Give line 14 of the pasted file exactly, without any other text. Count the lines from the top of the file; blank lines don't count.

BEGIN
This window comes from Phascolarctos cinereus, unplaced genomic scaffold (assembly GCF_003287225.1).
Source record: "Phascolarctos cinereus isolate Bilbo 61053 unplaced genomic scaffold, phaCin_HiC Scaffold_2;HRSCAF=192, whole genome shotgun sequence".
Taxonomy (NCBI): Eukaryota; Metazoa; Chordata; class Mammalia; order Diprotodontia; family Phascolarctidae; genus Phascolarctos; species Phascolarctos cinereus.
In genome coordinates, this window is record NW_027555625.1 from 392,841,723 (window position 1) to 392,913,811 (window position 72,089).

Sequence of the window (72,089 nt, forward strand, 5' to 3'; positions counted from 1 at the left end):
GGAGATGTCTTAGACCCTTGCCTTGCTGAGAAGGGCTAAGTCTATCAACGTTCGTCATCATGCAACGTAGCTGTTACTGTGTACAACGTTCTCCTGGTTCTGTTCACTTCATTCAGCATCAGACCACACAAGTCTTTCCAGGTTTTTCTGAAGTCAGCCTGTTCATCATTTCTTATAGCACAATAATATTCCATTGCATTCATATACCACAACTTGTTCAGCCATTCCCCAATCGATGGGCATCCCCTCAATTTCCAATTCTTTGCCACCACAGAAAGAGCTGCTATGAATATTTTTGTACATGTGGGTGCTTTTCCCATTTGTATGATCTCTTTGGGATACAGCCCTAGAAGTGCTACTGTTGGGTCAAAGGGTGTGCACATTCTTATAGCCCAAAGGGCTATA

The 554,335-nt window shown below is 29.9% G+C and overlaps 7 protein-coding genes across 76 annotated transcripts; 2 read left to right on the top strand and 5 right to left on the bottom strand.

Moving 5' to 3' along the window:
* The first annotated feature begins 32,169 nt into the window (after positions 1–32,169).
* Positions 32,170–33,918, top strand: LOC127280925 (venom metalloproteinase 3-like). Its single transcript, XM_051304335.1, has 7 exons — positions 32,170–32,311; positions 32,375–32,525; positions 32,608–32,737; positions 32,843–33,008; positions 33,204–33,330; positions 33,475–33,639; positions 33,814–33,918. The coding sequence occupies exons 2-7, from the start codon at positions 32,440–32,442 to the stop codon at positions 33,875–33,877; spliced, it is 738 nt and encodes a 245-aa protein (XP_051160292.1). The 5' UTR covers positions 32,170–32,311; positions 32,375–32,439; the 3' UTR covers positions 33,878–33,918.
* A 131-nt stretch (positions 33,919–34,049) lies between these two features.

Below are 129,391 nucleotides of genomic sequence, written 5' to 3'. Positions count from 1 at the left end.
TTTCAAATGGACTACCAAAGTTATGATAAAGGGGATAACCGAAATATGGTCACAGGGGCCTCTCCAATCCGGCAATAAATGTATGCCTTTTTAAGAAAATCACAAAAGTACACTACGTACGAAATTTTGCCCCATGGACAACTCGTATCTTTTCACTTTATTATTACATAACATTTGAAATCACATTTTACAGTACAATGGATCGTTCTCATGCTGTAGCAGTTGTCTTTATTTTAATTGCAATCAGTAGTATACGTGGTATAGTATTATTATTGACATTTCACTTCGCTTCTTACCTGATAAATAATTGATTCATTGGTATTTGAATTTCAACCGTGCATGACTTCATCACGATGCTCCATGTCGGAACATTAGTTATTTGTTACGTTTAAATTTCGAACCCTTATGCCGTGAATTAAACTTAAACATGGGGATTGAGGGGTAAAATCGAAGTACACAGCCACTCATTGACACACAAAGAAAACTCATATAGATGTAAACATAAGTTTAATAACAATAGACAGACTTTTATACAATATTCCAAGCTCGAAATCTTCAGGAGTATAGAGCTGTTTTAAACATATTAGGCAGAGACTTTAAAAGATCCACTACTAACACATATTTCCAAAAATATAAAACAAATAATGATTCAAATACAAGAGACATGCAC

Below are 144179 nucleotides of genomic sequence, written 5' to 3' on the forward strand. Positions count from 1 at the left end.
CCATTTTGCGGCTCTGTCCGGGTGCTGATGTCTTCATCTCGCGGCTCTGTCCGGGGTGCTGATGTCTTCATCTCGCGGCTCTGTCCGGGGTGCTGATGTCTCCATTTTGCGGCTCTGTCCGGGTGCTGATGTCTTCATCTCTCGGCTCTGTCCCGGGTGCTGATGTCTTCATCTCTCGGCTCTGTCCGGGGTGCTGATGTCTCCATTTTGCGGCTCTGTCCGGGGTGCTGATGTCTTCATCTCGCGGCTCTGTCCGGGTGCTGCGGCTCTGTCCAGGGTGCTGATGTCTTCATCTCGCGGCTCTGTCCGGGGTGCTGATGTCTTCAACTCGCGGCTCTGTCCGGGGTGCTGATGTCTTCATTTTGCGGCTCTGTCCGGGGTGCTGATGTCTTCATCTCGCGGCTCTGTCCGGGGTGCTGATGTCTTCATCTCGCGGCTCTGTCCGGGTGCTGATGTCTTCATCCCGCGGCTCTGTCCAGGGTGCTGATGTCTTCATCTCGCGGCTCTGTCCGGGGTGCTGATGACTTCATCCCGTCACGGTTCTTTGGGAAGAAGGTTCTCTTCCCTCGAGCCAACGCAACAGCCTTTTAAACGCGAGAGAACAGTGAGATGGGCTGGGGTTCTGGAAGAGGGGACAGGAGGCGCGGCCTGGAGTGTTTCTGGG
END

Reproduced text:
Below are 144179 nucleotides of genomic sequence, written 5' to 3' on the forward strand. Positions count from 1 at the left end.